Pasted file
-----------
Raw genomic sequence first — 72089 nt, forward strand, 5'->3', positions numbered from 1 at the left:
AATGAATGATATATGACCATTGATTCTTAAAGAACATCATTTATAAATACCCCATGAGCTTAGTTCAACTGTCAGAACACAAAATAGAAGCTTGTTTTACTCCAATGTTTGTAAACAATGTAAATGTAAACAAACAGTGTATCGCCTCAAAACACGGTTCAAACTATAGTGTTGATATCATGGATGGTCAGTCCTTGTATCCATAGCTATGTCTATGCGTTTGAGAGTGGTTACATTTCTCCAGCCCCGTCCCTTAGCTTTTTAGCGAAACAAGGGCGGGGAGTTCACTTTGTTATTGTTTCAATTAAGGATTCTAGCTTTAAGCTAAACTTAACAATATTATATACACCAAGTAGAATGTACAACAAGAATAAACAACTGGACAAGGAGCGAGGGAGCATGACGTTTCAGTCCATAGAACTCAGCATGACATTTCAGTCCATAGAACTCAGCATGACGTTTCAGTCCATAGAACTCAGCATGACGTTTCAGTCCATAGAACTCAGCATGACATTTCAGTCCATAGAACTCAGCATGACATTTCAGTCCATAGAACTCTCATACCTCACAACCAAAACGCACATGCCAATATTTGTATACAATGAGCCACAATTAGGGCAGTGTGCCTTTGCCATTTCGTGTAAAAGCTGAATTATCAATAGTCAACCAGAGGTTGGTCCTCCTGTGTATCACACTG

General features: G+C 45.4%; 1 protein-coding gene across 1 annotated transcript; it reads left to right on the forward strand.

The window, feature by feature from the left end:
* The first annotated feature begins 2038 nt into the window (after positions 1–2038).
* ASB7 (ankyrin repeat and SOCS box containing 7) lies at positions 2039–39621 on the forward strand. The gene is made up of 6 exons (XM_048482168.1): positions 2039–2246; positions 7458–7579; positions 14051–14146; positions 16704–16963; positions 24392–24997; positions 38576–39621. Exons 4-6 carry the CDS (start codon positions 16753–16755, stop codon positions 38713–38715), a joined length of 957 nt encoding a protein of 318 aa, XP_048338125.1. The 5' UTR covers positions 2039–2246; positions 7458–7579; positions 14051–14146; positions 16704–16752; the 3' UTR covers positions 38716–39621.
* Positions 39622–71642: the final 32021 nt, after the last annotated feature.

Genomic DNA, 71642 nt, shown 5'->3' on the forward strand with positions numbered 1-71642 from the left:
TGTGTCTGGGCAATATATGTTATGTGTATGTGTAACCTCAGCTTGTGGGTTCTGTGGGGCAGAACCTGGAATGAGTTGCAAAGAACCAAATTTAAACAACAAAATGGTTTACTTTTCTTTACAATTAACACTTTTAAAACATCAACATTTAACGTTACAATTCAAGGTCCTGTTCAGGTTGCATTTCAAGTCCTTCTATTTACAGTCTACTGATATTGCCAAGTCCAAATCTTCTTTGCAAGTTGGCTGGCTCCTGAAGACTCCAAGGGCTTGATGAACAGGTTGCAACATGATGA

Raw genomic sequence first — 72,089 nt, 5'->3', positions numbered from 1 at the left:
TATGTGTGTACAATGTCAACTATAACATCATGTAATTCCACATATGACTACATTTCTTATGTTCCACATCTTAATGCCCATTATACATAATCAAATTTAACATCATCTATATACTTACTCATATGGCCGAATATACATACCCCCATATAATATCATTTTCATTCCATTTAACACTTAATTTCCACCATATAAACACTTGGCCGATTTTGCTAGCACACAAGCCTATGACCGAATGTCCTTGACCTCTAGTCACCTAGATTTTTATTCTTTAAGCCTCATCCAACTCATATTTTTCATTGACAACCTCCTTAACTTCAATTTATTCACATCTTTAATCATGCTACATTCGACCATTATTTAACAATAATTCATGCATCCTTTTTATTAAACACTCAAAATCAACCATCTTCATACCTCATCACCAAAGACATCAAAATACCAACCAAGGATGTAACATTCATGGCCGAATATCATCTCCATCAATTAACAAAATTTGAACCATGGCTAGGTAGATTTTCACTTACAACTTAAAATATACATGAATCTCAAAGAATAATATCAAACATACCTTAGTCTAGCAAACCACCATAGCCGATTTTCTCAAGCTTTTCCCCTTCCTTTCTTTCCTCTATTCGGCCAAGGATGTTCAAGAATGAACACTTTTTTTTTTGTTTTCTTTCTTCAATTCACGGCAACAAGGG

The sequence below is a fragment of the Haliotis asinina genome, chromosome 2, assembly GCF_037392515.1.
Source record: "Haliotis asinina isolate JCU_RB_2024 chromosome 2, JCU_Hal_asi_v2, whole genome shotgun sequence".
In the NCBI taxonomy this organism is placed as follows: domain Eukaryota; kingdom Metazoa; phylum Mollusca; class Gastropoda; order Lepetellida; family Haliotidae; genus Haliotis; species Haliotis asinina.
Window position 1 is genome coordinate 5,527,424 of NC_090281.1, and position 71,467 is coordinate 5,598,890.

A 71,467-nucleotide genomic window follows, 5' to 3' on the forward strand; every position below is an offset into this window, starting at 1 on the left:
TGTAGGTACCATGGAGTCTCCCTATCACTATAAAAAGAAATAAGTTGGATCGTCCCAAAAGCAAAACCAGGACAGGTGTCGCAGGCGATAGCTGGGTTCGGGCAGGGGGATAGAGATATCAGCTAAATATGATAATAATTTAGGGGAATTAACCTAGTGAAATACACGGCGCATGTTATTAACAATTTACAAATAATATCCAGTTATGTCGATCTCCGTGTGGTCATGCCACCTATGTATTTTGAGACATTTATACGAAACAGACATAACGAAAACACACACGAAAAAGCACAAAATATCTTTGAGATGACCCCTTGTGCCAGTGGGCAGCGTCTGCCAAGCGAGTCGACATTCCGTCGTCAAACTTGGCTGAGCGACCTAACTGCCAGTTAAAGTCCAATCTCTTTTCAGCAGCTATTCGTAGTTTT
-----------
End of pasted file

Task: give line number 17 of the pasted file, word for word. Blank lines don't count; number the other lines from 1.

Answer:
TGTAGGTACCATGGAGTCTCCCTATCACTATAAAAAGAAATAAGTTGGATCGTCCCAAAAGCAAAACCAGGACAGGTGTCGCAGGCGATAGCTGGGTTCGGGCAGGGGGATAGAGATATCAGCTAAATATGATAATAATTTAGGGGAATTAACCTAGTGAAATACACGGCGCATGTTATTAACAATTTACAAATAATATCCAGTTATGTCGATCTCCGTGTGGTCATGCCACCTATGTATTTTGAGACATTTATACGAAACAGACATAACGAAAACACACACGAAAAAGCACAAAATATCTTTGAGATGACCCCTTGTGCCAGTGGGCAGCGTCTGCCAAGCGAGTCGACATTCCGTCGTCAAACTTGGCTGAGCGACCTAACTGCCAGTTAAAGTCCAATCTCTTTTCAGCAGCTATTCGTAGTTTT